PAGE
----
OMB defends stance on competition

The Bush administration last week defended its commitment to public/private competition, an initiative that critics maintain is rife with problems.

"When a commercial function performed by the public sector undergoes competition, that competition results in significant economic savings to the taxpayer," said Angela Styles, administrator of the Office of Management and Budget's Office of Federal Procurement Policy.

Allowing the private sector to compete against government agencies to perform public functions—regardless of who wins—reduces the cost of performance by more than 30 percent, Styles testified June 28 before the House Government Reform Committee's Technology and Procurement Policy Subcommittee. But Styles said even if there are no cost savings, competition improves management, performance and innovation.

The administration's "competitive sourcing" initiative begins with the Federal Activities Inventory Reform Act of 1998, which requires that agencies submit annual inventories of all activities that are not inherently governmental and therefore could be outsourced. For fiscal 2002, agencies must put at least 5 percent of these jobs out for bid (see "OMB raises goal for fed outsourcing in 2003"). Agencies are to use OMB's Circular A-76 as a guide when determining whether a commercial activity should be outsourced to the private sector.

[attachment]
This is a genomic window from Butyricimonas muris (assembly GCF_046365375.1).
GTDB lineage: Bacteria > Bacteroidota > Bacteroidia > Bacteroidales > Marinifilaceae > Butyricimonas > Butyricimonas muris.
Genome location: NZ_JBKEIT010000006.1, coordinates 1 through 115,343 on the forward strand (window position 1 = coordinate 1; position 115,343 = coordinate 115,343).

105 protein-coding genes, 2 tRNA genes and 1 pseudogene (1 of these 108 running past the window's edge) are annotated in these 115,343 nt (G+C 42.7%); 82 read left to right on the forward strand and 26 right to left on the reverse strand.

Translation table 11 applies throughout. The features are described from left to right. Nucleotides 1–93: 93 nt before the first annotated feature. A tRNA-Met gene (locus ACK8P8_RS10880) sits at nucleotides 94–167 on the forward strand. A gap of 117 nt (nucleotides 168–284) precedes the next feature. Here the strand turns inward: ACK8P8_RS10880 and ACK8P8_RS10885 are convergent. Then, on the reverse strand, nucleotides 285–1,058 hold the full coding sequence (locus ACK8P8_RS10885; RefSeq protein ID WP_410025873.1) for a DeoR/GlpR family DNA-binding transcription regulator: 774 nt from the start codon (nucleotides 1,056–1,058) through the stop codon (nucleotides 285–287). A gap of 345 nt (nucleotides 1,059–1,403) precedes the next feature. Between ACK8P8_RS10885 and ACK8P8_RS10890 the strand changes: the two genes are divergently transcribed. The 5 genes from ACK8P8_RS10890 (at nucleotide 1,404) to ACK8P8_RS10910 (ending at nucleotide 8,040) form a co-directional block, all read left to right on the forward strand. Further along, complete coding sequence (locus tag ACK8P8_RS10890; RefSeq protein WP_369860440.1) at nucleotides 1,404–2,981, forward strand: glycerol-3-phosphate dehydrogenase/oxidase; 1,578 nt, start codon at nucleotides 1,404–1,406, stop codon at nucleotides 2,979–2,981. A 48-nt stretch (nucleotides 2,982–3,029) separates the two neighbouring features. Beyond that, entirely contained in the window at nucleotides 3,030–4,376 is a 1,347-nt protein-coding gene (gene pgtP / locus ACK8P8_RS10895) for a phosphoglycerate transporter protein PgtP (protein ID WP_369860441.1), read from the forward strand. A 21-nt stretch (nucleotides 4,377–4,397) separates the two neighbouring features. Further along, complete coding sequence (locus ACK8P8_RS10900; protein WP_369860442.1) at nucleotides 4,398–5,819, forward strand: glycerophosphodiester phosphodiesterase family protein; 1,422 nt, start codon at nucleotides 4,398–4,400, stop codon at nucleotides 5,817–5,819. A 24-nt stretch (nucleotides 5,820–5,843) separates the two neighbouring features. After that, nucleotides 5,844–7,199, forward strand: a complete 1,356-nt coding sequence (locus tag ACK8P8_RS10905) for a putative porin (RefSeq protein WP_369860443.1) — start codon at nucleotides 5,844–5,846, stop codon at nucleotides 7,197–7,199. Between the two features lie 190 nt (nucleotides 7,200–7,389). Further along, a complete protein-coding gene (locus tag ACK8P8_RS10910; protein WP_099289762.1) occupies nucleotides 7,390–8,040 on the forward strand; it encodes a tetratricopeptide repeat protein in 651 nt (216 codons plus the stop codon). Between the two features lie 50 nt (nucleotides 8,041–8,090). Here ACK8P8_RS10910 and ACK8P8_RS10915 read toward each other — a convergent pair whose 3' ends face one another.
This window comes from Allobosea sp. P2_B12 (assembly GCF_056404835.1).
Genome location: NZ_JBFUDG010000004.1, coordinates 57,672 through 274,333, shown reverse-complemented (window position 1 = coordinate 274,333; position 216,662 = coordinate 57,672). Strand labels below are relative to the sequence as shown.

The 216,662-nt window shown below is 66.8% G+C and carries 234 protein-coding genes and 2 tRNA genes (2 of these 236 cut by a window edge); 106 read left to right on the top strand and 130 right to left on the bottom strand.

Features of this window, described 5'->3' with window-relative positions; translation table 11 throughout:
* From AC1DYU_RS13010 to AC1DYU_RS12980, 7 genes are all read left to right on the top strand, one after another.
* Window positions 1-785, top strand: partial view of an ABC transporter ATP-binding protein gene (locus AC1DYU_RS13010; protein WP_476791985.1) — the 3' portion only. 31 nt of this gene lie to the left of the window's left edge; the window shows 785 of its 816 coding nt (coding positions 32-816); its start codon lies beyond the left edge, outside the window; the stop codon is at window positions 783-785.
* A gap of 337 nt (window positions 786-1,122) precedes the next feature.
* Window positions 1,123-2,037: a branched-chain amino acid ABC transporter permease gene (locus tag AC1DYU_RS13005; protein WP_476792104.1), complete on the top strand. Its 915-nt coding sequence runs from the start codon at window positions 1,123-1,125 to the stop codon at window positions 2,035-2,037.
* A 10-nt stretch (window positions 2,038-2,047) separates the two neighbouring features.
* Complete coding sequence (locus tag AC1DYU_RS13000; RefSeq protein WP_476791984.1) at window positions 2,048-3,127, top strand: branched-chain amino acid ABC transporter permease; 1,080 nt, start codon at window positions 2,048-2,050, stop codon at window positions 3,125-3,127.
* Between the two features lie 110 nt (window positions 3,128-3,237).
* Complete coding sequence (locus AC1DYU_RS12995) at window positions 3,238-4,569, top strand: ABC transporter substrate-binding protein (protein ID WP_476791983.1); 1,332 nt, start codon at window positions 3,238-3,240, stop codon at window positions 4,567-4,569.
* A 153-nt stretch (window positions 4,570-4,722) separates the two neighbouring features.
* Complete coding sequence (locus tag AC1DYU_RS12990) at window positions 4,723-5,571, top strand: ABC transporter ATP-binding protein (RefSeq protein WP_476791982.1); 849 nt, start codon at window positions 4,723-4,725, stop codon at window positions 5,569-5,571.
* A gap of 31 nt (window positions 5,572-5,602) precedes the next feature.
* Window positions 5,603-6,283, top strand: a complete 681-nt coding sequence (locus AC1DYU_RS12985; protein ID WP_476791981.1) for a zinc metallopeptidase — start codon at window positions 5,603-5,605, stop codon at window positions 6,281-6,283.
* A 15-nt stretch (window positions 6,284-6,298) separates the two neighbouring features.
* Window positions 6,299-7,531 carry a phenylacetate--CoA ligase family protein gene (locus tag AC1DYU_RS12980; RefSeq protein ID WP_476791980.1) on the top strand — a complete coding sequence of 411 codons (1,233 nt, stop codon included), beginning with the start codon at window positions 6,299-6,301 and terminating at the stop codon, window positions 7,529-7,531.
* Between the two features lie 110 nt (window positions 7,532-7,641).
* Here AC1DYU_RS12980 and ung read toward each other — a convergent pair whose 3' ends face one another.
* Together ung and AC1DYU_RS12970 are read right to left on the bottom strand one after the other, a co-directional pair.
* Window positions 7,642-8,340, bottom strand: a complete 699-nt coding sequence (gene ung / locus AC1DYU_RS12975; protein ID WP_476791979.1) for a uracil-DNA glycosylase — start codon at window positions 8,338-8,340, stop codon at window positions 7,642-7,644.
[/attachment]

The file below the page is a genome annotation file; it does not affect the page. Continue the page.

However, the initiative has its critics. "The A-76 process is broken," said Rep. Tom Davis (R-Va.), the subcommittee chairman. Federal employees are not adequately trained in how the process works, and some costs, such as overhead, are calculated differently in the public and private sectors, leading to unfair competitions.

Bobby Harnage Sr., national president of the American Federation of Government Employees union, said he opposes outsourcing without competition — a process known as direct conversion. Harnage and more than 180 members of Congress support the Truthfulness, Responsibility and Accountability in Contracting Act, which would require agencies to track whether contracting efforts are saving money.

Featured

  • People
    Federal CIO Suzette Kent

    Federal CIO Kent to exit in July

    During her tenure, Suzette Kent pushed on policies including Trusted Internet Connection, identity management and the creation of the Chief Data Officers Council

  • Defense
    Essye Miller, Director at Defense Information Management, speaks during the Breaking the Gender Barrier panel at the Air Space, Cyber Conference in National Harbor, Md., Sept. 19, 2017. (U.S. Air Force photo/Staff Sgt. Chad Trujillo)

    Essye Miller: The exit interview

    Essye Miller, DOD's outgoing principal deputy CIO, talks about COVID, the state of the tech workforce and the hard conversations DOD has to have to prepare personnel for the future.

Stay Connected

FCW INSIDER

Sign up for our newsletter.

I agree to this site's Privacy Policy.